EMC Launches Atmos, Its First Cloud-Building Platform

By Chris Preimesberger  |  Posted 2008-11-10 Print this article Print

Using massive scalability and next-generation, policy-driven management controls, Atmos enables the automation and management of data in global cloud storage environments. Designed for Web 2.0 and Internet companies, telecoms, and other large-scale enterprises, Atmos centralizes storage management and automates placement of information globally in real time.

EMC, one of the world's six largest IT corporations, isn't necessarily seen as an innovator in the data storage industry. In fact, its history has been that of a savvy company that recognizes innovation when it sees it, then uses its considerable financial power to acquire and go to market with it.

To wit: It has acquired some 40 companies since 2003.

On Nov. 10, however, EMC showed that it is now officially a next-gen IT creator when it comes to cloud storage development.

EMC introduced Atmos, its first cloud-building appliance package-a combination of software and industry-standard x86 server hardware that can result in a multi-petabyte, enterprise-level cloud storage infrastructure.

"This represents about two years' worth of development," Jon Martin, director of product marketing for EMC's Cloud Computing group, told me. "It was designed and built by our global development team-completely internally developed product by EMC."

Atmos was developed to help address the unabated growth of unstructured data being compiled, Martin said.

Click here to read a list of key features
in the Atmos cloud-building package.

"Over a billion songs are being shared on the Internet, tens of billions of photos are being shared, and so on. What we're talking about is everything from the smallest ringtones to the largest HD video files that exist," Martin said.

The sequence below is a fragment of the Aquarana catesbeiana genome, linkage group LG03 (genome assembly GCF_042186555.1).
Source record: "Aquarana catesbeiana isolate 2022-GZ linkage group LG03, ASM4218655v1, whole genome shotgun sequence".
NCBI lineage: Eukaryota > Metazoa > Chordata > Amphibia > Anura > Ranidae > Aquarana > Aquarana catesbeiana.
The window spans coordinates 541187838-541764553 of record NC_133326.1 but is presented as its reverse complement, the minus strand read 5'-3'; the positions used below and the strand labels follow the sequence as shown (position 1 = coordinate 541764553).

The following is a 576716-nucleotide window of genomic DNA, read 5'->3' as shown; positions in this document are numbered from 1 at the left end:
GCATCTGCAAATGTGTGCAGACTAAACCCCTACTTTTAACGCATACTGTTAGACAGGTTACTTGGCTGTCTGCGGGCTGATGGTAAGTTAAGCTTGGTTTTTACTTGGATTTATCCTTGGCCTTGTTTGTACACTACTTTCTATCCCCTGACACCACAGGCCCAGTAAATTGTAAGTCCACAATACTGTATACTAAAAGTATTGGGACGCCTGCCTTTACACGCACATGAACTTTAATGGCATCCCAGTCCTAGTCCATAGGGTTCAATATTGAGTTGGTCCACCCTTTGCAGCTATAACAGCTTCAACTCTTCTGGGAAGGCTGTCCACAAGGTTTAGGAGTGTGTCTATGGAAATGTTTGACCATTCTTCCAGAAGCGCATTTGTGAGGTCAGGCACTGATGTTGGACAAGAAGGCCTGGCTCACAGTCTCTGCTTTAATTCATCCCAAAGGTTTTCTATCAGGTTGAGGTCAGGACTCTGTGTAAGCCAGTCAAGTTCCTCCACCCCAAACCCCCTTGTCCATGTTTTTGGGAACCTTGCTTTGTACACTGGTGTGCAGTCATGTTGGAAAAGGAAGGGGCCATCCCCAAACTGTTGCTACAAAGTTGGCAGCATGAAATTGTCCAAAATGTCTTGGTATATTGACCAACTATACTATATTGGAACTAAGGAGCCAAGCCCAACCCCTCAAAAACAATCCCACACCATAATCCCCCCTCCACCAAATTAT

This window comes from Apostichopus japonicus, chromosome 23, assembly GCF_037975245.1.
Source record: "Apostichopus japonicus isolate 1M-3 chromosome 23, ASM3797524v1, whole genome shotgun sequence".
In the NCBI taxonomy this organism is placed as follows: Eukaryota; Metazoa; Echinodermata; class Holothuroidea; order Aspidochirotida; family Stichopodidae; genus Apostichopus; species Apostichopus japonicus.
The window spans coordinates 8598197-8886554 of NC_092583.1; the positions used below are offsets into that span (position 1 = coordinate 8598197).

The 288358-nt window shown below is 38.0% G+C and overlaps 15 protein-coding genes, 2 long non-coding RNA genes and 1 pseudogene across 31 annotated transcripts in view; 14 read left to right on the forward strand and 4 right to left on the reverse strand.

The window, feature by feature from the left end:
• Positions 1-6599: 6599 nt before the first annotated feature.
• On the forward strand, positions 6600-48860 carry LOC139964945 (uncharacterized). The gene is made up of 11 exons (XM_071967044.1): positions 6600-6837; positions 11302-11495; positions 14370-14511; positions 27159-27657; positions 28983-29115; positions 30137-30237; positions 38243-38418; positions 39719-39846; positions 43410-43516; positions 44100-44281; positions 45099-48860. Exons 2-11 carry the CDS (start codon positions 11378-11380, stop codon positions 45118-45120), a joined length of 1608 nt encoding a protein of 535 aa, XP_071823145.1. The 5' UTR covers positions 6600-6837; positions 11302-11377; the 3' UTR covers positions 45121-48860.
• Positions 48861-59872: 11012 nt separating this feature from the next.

Atmos is aimed at Web 2.0 and Internet providers, and telecommunications, media and entertainment companies so they can securely build and deliver cloud-based information-centric services and applications at a massive scale by providing the capabilities of centralized management and automated placement of information globally, Martin said.

Chris Preimesberger Chris Preimesberger was named Editor-in-Chief of Features & Analysis at eWEEK in November 2011. Previously he served eWEEK as Senior Writer, covering a range of IT sectors that include data center systems, cloud computing, storage, virtualization, green IT, e-discovery and IT governance. His blog, Storage Station, is considered a go-to information source. Chris won a national Folio Award for magazine writing in November 2011 for a cover story on Salesforce.com and CEO-founder Marc Benioff, and he has served as a judge for the SIIA Codie Awards since 2005. In previous IT journalism, Chris was a founding editor of both IT Manager's Journal and DevX.com and was managing editor of Software Development magazine. His diverse resume also includes: sportswriter for the Los Angeles Daily News, covering NCAA and NBA basketball, television critic for the Palo Alto Times Tribune, and Sports Information Director at Stanford University. He has served as a correspondent for The Associated Press, covering Stanford and NCAA tournament basketball, since 1983. He has covered a number of major events, including the 1984 Democratic National Convention, a Presidential press conference at the White House in 1993, the Emmy Awards (three times), two Rose Bowls, the Fiesta Bowl, several NCAA men's and women's basketball tournaments, a Formula One Grand Prix auto race, a heavyweight boxing championship bout (Ali vs. Spinks, 1978), and the 1985 Super Bowl. A 1975 graduate of Pepperdine University in Malibu, Calif., Chris has won more than a dozen regional and national awards for his work. He and his wife, Rebecca, have four children and reside in Redwood City, Calif.Follow on Twitter: editingwhiz

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